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Some reminders for healthy living for all. Just to say I’m not sure I agree with the title of the USA Today piece but still good to take a peek at the the post.

Here are some specific, evidence-based recommendations from Snyder, Arnold and others:


Aerobic activity three times a week for 40 minutes is strongly supported by research. That’s not taking a stroll looking at shop windows, but actually breaking a sweat and elevating your heart rate.


The symptoms of sleep disorders can be similar to dementia, so it’s important to identify and address sleep problems, said Alvaro Pascual-Leone, a neurologist at Harvard Medical School and Beth Israel Deaconess Medical Center. Medications, late-night exercise and alcohol can also interfere with sleep quality and length. Typically, adults should get between seven and nine hours of sleep daily, he said.


Snyder, Arnold and Pascual-Leone all  recommend a heart-healthy Mediterranean diet, rich in plant-based foods such as vegetables, fruits, legumes and whole grains, with healthy fats such as olive oil instead of butter, and a minimal amount of processed foods and sweets.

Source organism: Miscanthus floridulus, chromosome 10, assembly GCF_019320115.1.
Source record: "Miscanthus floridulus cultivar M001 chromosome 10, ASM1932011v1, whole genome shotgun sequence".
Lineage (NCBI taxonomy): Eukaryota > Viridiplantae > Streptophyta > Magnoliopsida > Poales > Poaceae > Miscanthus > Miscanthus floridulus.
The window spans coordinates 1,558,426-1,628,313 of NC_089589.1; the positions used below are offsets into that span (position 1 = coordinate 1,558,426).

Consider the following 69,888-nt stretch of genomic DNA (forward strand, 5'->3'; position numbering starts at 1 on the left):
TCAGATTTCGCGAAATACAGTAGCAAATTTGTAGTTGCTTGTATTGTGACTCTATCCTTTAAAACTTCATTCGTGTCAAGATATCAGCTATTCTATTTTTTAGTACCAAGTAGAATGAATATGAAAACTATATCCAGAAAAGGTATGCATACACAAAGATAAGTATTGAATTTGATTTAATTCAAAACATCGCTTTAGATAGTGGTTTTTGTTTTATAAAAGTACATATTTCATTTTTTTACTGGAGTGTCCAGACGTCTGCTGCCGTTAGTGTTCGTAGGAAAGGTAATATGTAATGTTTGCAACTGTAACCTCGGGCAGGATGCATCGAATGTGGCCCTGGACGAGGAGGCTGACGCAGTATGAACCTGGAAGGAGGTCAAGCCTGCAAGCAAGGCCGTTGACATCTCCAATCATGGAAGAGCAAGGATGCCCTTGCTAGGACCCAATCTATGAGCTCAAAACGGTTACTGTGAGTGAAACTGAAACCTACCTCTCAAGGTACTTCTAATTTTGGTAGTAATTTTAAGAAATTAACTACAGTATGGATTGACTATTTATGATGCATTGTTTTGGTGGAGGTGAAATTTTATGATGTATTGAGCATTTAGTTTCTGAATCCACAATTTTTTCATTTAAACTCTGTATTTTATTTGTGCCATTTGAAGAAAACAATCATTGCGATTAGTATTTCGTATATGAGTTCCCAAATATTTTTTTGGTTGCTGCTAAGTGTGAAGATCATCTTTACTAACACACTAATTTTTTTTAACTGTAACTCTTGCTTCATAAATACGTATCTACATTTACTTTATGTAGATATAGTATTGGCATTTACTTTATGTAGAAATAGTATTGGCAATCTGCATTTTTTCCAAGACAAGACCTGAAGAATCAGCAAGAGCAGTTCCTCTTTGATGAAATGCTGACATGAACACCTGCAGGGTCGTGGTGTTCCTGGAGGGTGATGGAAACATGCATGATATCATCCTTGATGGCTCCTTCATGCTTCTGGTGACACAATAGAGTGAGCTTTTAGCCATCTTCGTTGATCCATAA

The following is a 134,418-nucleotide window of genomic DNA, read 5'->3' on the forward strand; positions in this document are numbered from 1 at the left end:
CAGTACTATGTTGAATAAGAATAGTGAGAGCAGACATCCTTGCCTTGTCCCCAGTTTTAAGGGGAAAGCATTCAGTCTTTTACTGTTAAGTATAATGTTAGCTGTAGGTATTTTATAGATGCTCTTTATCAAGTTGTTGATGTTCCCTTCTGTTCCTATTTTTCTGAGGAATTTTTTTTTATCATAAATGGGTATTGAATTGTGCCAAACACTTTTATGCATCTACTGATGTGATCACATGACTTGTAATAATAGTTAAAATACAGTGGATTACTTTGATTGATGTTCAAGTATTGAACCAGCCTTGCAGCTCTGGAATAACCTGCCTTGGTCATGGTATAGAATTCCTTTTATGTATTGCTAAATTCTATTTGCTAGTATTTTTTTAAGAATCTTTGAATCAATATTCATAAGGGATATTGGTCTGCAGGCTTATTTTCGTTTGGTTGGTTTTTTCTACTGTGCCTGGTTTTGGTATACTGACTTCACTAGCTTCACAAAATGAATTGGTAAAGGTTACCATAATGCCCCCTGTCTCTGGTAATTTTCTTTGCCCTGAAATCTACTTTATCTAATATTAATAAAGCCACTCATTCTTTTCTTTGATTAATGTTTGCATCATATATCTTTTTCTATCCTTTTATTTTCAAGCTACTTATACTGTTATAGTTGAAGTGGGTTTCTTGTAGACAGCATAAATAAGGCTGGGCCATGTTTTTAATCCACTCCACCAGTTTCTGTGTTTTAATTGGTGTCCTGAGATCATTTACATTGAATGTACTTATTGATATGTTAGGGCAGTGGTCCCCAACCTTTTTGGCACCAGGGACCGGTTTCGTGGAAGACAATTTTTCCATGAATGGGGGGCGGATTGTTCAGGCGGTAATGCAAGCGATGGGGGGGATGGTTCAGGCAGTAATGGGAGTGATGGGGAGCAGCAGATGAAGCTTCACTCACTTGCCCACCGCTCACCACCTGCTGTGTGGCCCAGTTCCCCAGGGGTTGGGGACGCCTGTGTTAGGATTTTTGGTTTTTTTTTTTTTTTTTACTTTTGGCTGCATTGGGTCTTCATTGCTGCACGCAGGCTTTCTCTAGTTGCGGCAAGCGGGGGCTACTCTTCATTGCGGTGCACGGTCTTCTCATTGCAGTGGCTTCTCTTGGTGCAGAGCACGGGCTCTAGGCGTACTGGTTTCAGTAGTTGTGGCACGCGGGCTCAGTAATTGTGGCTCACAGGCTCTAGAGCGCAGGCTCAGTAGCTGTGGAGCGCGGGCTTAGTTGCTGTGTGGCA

Keeping mentally active:

Crossword puzzles aren’t enough to challenge your brain, Pascual-Leone said, if you’re already a regular puzzle doer.  Instead, pick up new skills like learning to dance or paint or do math problems — something that’s challenging and a little outside your comfort zone, he said. “It’s not about coasting into old age with the activities you like to do, but encountering the kinds of challenges our kids go through” when they study subjects as varied as math, history and foreign language, Pascual-Leone said. Online brain-training programs, like Lumosity by Lumos Labs and BrainHQ from Posit Science, can be helpful if done frequently enough, said Pascual-Leone who earlier this month opened a brain fitness center at Beth Israel Deaconess Medical Center in Boston to engage patients in brain training and other lifestyle improvements.

Limiting stress:

Some stress is clearly good for the brain, but too much can be toxic. There’s growing evidence that things like mindfulness meditation and yoga are good for the brain, Arnold said.

Adding a link to the Alzheimer’s Association for more information.